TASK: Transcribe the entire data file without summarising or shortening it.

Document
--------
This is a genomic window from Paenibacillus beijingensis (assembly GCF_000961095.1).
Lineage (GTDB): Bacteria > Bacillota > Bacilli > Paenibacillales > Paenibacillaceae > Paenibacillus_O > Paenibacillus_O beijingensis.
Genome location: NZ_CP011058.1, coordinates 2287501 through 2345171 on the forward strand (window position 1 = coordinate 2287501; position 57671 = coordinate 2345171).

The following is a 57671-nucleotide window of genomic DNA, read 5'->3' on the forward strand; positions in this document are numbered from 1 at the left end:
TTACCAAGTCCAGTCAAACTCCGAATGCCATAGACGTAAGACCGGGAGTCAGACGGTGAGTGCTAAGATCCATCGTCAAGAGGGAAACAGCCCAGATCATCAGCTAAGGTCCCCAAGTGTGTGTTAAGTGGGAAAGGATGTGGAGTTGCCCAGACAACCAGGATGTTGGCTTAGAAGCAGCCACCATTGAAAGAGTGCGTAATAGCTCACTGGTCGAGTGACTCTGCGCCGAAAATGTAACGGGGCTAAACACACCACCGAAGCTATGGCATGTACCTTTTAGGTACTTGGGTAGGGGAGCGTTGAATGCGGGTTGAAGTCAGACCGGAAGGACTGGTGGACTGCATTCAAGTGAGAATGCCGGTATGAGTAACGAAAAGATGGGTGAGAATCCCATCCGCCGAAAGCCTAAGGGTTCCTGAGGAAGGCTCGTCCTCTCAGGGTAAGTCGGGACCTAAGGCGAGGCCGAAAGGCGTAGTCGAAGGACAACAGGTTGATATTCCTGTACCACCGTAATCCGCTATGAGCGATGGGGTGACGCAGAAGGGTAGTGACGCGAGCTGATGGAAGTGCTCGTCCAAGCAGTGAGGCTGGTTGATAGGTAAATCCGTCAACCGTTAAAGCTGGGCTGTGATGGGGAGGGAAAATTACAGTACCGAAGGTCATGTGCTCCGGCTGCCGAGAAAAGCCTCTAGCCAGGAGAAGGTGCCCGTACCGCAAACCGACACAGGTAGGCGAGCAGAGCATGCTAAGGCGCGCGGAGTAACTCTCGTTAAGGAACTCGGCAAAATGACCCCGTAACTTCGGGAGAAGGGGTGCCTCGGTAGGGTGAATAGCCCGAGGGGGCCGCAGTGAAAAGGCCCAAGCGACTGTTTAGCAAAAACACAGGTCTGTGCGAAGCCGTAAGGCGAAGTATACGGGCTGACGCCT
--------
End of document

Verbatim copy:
This is a genomic window from Paenibacillus beijingensis (assembly GCF_000961095.1).
Lineage (GTDB): Bacteria > Bacillota > Bacilli > Paenibacillales > Paenibacillaceae > Paenibacillus_O > Paenibacillus_O beijingensis.
Genome location: NZ_CP011058.1, coordinates 2287501 through 2345171 on the forward strand (window position 1 = coordinate 2287501; position 57671 = coordinate 2345171).

The following is a 57671-nucleotide window of genomic DNA, read 5'->3' on the forward strand; positions in this document are numbered from 1 at the left end:
TTACCAAGTCCAGTCAAACTCCGAATGCCATAGACGTAAGACCGGGAGTCAGACGGTGAGTGCTAAGATCCATCGTCAAGAGGGAAACAGCCCAGATCATCAGCTAAGGTCCCCAAGTGTGTGTTAAGTGGGAAAGGATGTGGAGTTGCCCAGACAACCAGGATGTTGGCTTAGAAGCAGCCACCATTGAAAGAGTGCGTAATAGCTCACTGGTCGAGTGACTCTGCGCCGAAAATGTAACGGGGCTAAACACACCACCGAAGCTATGGCATGTACCTTTTAGGTACTTGGGTAGGGGAGCGTTGAATGCGGGTTGAAGTCAGACCGGAAGGACTGGTGGACTGCATTCAAGTGAGAATGCCGGTATGAGTAACGAAAAGATGGGTGAGAATCCCATCCGCCGAAAGCCTAAGGGTTCCTGAGGAAGGCTCGTCCTCTCAGGGTAAGTCGGGACCTAAGGCGAGGCCGAAAGGCGTAGTCGAAGGACAACAGGTTGATATTCCTGTACCACCGTAATCCGCTATGAGCGATGGGGTGACGCAGAAGGGTAGTGACGCGAGCTGATGGAAGTGCTCGTCCAAGCAGTGAGGCTGGTTGATAGGTAAATCCGTCAACCGTTAAAGCTGGGCTGTGATGGGGAGGGAAAATTACAGTACCGAAGGTCATGTGCTCCGGCTGCCGAGAAAAGCCTCTAGCCAGGAGAAGGTGCCCGTACCGCAAACCGACACAGGTAGGCGAGCAGAGCATGCTAAGGCGCGCGGAGTAACTCTCGTTAAGGAACTCGGCAAAATGACCCCGTAACTTCGGGAGAAGGGGTGCCTCGGTAGGGTGAATAGCCCGAGGGGGCCGCAGTGAAAAGGCCCAAGCGACTGTTTAGCAAAAACACAGGTCTGTGCGAAGCCGTAAGGCGAAGTATACGGGCTGACGCCT